In the last episode (Oct 10), Philip Mak said:
> On Wed, 10 Oct 2001, Dan Nelson wrote:
> > It depends on what you're doing with the system. If you're just
> > doing plain selects and inserts, then mysqld is going to be I/O
> > bound and it doesn't matter what OS you run it on. If you're
> > selecting a million records, doing group-bys or sorts, *AND* are
> > doing two or more of those queries at once, then you need a threads
> > package that can use both CPUs and will probably have to go Linux.
> It's somewhere in between what you described; there will be about
> half a million rows in the database. Most of our scripts don't do
> group-bys or sorts (a few do); it's mostly joins.
> How bad is FreeBSD when using MySQL on a dual processor? Does it not
> use the second processor at all or something?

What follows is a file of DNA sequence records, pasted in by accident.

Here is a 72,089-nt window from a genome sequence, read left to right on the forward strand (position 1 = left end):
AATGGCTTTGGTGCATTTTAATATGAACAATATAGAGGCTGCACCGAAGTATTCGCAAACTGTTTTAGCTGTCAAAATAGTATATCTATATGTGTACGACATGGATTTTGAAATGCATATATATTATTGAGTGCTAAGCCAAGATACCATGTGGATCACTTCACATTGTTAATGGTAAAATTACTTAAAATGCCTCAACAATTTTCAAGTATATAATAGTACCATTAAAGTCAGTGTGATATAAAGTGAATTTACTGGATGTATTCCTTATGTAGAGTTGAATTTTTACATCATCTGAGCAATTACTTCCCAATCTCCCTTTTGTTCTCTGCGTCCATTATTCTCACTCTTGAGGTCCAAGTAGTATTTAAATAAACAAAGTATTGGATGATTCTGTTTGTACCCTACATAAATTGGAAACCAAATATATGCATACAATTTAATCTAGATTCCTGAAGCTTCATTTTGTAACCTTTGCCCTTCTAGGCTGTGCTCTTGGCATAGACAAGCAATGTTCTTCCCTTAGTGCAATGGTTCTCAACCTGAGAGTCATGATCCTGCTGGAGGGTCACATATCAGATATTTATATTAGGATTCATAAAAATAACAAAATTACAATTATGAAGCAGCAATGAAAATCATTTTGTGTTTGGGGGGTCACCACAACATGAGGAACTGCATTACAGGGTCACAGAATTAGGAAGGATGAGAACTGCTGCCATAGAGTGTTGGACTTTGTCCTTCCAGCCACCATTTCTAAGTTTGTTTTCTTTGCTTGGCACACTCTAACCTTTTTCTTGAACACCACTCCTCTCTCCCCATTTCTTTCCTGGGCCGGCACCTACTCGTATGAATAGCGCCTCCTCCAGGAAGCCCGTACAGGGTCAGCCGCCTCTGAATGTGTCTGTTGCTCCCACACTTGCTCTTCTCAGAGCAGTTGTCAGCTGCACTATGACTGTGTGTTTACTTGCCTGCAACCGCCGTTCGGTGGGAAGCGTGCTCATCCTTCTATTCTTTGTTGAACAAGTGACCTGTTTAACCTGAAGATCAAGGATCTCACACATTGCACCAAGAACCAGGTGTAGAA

That's correct; FreeBSD-4's thread model is userland threads in a
single process, managed by signals. The Linux multiple-process
threading model is available (via the Linuxthreads port), and there's
an option to build the mysql port with it, but the comments in mysql's
makefile suggest that it's not stable.
If you've only got a dual-CPU system and your support programs are perl
(or some other CPU-hungry language), then they can be doing work on one
CPU while mysql runs on the other. I suggest starting with the FreeBSD
solution since your admins are already familiar with it, and if it
turns out to be suboptimal, switch to one of the Linux distributions.